SAN BERNARDINO (CBSLA.com) — The next time you pass a panhandler at an intersection, you may want to read their cardboard sign.
If motorists in the Inland Empire had read the signs instead of their cellphones, they would have escaped a ticket from officers posing as homeless.
Despite all the warnings and tragedies, an average of 660,000 drivers are hitting the nation's roads distracted behind the wheel, busy with cellphones or other electronics.
CBS News' Ben Tracy reports on how police in San Bernardino are taking an unusual approach to stop the potentially deadly habit.
The officers dress in plain clothes at freeway off-ramps and hold cardboard signs typical of panhandlers. They spot drivers violating traffic laws and use a radio to alert a nearby officer in a patrol car.
One sign read: "S.B. Police [arrows pointing to officer]. I am not homeless. Looking for seatbelt and cellphone violations."
A woman behind the wheel even tried to hand a bill to the officer. He ran up to her car and said, "Hey, don't give to the homeless people. I'm a police officer."
Some drivers were nabbed for multiple offenses.
"We had a woman coming down with no seat belt on, she was talking on her phone and putting on mascara, all at the same time, and driving," one officer told Tracy.
Cellphones are now involved in approximately 1.6 million car crashes nationwide each year, killing 6,000 people, according to the U.S. Department of Transportation.
Ninety-eight percent of adults told the Department of Transportation they know texting while driving is unsafe, but 49 percent of those surveyed said they do it anyway.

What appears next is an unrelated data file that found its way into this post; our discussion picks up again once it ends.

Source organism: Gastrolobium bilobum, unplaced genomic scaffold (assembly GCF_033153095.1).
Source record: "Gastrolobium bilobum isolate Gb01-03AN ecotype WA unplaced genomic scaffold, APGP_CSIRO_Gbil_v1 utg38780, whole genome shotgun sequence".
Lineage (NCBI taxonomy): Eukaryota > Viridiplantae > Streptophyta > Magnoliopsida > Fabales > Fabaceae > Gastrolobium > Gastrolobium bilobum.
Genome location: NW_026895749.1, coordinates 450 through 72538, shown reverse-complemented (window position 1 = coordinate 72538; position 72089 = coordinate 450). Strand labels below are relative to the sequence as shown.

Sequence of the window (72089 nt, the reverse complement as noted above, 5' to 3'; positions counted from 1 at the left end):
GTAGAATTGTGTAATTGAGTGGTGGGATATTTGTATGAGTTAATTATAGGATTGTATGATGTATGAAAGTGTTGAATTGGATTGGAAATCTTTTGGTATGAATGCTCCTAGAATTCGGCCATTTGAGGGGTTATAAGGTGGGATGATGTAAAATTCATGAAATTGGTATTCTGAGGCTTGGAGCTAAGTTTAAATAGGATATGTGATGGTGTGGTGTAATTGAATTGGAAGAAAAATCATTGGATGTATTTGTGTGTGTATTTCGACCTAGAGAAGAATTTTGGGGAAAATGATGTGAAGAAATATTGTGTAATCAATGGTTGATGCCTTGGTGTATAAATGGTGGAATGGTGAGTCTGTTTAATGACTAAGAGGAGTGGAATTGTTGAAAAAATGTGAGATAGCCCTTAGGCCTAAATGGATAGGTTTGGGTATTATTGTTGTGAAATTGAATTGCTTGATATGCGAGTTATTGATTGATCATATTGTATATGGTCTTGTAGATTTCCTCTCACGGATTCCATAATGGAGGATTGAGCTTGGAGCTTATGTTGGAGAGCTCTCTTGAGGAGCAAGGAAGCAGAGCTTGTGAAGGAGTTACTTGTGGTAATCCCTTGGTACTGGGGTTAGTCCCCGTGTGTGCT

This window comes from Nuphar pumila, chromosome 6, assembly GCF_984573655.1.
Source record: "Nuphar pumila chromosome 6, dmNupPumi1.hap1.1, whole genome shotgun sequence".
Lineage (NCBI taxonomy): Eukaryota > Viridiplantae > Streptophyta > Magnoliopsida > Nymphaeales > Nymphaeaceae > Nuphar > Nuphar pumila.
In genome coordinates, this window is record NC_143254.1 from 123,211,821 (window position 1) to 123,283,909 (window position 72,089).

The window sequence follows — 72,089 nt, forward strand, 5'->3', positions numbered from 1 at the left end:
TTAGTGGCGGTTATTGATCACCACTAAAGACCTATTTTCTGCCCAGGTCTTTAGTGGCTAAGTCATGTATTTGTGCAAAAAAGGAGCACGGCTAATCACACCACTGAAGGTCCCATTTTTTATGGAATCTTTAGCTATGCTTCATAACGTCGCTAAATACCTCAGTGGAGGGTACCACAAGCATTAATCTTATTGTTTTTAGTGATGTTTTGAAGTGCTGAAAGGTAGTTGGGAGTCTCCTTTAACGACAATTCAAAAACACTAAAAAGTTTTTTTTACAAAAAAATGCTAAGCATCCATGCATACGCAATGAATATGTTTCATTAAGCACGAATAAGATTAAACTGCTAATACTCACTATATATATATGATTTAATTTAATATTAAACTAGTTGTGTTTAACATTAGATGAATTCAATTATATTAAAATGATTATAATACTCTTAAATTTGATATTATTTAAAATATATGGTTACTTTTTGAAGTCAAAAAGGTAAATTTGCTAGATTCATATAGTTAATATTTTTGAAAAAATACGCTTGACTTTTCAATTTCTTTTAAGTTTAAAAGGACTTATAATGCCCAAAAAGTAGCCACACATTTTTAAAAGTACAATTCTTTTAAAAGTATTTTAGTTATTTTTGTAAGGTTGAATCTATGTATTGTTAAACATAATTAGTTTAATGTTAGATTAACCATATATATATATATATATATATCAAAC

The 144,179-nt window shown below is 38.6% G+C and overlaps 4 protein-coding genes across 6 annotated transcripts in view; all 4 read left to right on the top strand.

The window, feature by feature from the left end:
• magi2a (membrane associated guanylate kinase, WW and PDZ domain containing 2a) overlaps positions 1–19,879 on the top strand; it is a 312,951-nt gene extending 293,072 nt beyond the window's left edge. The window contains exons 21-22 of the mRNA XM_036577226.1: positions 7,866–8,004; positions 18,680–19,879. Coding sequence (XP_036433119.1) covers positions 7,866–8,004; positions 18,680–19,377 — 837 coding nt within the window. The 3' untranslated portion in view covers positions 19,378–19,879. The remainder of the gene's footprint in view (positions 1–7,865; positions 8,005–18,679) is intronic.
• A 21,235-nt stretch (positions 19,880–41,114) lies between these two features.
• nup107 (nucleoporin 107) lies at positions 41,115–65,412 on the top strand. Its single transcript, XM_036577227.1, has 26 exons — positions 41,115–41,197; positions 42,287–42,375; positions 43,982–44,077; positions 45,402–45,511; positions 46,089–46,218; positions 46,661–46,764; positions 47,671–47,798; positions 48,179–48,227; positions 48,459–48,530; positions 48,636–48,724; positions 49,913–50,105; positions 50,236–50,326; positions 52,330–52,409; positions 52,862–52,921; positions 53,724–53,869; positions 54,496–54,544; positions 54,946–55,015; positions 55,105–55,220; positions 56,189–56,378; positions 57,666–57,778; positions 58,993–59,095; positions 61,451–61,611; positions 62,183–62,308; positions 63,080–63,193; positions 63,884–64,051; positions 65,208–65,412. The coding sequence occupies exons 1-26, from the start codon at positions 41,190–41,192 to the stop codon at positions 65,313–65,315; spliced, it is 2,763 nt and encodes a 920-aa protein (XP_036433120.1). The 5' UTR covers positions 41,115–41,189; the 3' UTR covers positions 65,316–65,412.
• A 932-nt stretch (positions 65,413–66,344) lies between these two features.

Detective Devin Peck says in just two hours, San Bernardino police stopped 54 people and issued 39 tickets for distracted driving.
"It happened, and it will probably happen again; however, I got caught," said David Hernandez, one motorist who drove away with a ticket.
"I text sometimes, and I know I shouldn't be," said ticketed driver Al Navarro, who commended the officers' undercover operation. "I think it's good. I mean, it taught me a lesson."
A first-time offense in San Bernardino for handling a cellphone while driving totals $162. A second offense will net the driver a $285 ticket.
Despite officers' efforts to drive the message home about distracted driving, some people didn't seem to learn the lesson.
"You're going to be cited again this morning for using a cellular device while operating a motor vehicle," Detective Donald Sawyer told a woman behind the wheel of a blue Mitsubishi.
Sawyer says he caught her checking her voicemail just two weeks after issuing her a ticket for the same offense: "Same violation, same location, same vehicle."
"Did she seem embarrassed or just angry?" Tracy asked Sawyer.
"She was just angry today," the officer said.
When asked if he thought reckless drivers understood the risk, Sawyer said: "I don't think so. I often ask people if they would drive blindfolded and, of course, the answer is 'no.' They kind of see the relation between driving blindfolded and driving distracted."
Drivers on average take approximately five seconds every time they text. When traveling at 55 mph, that's enough time for a vehicle to traverse half the length of a football field.
San Bernardino is cracking down on distracted driving because Lt. Travis Walker says the city has more traffic deaths than murders every year.
But are drivers getting the message?
Walker told Tracy, "It's almost like 'the rules don't apply to me,' and that's unfortunate. Accidents are preventable."
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